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RIM's Tablet: A Mobile Social Media Machine

7:15 PM -- I am typing this on a new 16GB RIM PlayBook.

I've been smearing up the seven-inch screen on one of these new tablets from the makers of the BlackBerry phones for about a week now. And I have to say, I am not nearly as so down on the gadget as many as of my peers in the tech press are.

If you consider it a work in progress that can be steadily and automatically updated by RIM over the months to come, then this tablet is a solid initial entry into the iPad-dominated market.

For me, the size and weight are right. The PlayBook slips into the pocket of my favorite leather jacket and is along for the ride when I want to Web-surf, shoot photos or make notes. The touch-screen interface is light years ahead of the Storm and RIM's earlier efforts in this field.

The front and back cameras are of great quality and easy to use. I've been using the device to take notes at the VentureBeat Mobile Summit in Sausalito, Calif. this week, and I've been taking copious amounts of photos, which will be in a slide show soon.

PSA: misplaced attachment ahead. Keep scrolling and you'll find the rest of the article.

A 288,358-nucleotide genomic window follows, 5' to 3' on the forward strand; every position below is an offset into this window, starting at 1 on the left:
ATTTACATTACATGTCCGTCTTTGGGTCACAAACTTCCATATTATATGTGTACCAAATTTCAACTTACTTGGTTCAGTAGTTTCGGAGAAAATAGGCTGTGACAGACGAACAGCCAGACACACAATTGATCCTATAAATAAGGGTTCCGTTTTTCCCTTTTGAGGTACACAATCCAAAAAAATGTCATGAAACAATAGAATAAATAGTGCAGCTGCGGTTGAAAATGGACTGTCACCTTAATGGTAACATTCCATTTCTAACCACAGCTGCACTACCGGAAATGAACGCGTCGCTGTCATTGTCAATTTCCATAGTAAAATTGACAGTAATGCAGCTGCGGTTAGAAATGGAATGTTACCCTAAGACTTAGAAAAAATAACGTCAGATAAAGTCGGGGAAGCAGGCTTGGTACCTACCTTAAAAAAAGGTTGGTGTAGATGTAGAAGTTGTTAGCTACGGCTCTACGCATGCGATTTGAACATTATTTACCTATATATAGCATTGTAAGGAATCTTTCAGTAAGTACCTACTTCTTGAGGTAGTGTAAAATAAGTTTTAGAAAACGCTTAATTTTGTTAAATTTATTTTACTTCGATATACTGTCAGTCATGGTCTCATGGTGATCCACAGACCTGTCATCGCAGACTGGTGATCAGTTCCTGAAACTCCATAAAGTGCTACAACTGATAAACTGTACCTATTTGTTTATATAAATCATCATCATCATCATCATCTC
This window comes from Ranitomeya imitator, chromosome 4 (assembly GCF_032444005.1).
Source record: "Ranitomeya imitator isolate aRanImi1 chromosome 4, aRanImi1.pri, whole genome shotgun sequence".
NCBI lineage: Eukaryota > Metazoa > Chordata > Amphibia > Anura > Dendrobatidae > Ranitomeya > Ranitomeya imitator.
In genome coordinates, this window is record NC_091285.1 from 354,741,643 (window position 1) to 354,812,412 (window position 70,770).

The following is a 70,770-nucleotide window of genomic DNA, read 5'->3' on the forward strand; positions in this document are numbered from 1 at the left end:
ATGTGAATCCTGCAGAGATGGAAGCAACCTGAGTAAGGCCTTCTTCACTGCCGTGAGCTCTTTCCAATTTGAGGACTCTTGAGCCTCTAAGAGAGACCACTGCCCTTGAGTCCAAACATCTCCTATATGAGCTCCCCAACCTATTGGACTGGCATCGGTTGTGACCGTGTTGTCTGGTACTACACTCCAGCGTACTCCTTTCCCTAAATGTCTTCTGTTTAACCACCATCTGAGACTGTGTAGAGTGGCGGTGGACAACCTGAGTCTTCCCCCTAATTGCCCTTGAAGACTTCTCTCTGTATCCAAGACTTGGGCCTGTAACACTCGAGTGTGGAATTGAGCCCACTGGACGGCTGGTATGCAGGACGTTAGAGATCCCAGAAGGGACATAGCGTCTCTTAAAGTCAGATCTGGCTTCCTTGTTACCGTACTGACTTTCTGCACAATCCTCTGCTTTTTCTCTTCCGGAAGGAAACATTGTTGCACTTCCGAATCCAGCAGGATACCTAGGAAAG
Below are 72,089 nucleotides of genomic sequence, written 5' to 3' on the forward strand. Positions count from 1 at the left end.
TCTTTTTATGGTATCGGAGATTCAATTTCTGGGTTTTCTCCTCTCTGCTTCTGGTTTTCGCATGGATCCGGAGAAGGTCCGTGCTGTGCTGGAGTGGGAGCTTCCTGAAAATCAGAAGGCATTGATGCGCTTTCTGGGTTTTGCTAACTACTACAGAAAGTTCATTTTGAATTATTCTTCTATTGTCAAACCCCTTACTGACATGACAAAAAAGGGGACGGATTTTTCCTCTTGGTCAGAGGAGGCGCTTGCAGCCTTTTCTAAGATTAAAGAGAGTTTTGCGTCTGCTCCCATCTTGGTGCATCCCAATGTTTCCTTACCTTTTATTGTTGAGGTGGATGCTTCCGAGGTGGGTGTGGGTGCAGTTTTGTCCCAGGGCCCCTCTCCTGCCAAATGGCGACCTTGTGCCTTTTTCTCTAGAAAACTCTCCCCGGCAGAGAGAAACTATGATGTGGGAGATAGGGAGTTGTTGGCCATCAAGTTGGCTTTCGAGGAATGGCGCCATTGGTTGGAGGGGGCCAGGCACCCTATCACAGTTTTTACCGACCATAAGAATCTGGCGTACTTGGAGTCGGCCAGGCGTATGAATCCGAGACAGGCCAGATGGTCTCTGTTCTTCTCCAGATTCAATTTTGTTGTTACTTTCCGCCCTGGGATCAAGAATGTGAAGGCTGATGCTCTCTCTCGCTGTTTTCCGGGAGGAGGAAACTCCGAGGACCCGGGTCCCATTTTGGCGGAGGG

Everything works smoothly as long as you have Wi-Fi; in fact, it connects far quicker than my Windows netbook to any open network. The lack of a 3G -- or 4G -- connection is the major drawback for the device. It can be hard to find available hot spots even in Brooklyn and the Bay Area.

If you want to be connected all the time, then you're best off waiting for the 3G and -- hopefully -- 4G versions coming later this year. Unless you use a MiFi device as part of your regular travel setup. [Ed. note: And what kind of idiot wouldn't, eh, Dan?]

If you must have enterprise email, then the PlayBook isn't for you yet, either. As I understand it, RIM will be able to offer over-the-air updates for email in the future. They have certainly been busy revising the operating system in the time I've been playing around with the book.

What the PlayBook is right now is a good tool for photos, videos, updating social media and consuming Web content of all stripes. After all, it is called the PlayBook rather than the WorkBook right?

— Dan Jones, Site Editor, Light Reading Mobile

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